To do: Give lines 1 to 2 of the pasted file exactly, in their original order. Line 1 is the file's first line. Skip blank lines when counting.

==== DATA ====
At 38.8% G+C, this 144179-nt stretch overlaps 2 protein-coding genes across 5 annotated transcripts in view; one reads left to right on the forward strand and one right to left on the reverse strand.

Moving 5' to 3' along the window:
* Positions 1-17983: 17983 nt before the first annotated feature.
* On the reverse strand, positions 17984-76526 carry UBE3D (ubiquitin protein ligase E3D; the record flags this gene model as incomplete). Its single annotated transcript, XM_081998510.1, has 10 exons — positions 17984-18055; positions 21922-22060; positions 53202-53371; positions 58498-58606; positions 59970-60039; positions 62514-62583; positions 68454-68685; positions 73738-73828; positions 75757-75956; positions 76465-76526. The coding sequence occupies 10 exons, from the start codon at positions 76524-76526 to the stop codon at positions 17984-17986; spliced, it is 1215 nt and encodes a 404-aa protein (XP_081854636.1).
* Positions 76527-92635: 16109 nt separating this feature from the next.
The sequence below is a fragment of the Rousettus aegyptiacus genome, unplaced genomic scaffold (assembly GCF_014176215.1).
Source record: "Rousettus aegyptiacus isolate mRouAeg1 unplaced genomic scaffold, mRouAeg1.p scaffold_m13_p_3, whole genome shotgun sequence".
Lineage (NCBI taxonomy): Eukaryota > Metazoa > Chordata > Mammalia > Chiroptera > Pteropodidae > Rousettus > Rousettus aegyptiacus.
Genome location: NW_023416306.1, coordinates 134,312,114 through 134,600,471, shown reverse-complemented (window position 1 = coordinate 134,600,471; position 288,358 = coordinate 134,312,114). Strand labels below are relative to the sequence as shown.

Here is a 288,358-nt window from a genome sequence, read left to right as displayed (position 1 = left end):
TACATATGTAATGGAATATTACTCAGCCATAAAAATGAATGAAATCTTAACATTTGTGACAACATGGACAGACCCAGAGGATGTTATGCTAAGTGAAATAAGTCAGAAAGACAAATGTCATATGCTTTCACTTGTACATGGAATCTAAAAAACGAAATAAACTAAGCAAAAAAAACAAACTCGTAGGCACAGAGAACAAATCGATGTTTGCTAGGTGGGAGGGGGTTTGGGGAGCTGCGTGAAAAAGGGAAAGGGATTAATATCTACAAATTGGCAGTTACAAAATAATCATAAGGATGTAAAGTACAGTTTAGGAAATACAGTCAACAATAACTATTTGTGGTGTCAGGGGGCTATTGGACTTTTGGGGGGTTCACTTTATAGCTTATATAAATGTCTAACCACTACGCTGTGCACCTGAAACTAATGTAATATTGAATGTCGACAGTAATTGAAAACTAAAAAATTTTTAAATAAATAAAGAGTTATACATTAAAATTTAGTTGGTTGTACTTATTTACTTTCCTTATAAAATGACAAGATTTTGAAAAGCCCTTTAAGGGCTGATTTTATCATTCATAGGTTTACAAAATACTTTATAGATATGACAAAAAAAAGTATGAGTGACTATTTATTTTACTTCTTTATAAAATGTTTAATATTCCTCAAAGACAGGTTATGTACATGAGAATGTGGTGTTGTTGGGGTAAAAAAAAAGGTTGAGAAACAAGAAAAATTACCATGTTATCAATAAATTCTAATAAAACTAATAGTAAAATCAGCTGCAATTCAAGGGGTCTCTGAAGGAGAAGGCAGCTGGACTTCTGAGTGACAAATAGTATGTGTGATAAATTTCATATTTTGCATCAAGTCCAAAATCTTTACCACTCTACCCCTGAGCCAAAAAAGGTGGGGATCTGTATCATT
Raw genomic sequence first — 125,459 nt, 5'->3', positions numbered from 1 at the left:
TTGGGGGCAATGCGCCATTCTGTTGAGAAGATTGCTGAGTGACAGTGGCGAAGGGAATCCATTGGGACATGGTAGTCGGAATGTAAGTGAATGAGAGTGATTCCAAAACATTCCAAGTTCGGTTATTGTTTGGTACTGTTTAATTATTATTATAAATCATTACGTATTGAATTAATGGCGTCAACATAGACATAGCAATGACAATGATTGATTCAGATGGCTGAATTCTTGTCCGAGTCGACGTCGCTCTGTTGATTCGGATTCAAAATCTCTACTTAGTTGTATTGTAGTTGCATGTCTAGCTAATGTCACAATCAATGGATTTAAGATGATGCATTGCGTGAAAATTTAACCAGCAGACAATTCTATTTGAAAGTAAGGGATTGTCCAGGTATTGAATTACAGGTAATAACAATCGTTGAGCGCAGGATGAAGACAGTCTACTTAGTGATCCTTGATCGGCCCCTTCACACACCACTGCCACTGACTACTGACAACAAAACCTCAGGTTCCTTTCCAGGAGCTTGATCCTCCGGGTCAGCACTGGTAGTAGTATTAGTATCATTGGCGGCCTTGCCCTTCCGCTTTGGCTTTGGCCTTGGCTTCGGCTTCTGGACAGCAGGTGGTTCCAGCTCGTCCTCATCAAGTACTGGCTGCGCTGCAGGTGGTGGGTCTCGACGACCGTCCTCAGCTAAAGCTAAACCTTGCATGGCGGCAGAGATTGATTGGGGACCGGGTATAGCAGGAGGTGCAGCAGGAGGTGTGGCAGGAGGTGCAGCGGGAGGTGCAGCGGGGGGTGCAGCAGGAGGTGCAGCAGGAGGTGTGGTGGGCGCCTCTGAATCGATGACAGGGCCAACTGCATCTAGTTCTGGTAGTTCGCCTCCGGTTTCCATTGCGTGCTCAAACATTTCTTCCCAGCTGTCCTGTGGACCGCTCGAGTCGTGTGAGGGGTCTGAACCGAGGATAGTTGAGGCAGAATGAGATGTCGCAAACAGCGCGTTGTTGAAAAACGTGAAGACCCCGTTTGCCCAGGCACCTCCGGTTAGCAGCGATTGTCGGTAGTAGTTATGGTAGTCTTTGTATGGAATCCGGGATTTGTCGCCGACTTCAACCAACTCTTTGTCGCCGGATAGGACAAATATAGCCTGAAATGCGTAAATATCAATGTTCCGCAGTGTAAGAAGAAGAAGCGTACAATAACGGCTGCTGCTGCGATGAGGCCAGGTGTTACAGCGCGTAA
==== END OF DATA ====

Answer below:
At 38.8% G+C, this 144179-nt stretch overlaps 2 protein-coding genes across 5 annotated transcripts in view; one reads left to right on the forward strand and one right to left on the reverse strand.

Moving 5' to 3' along the window: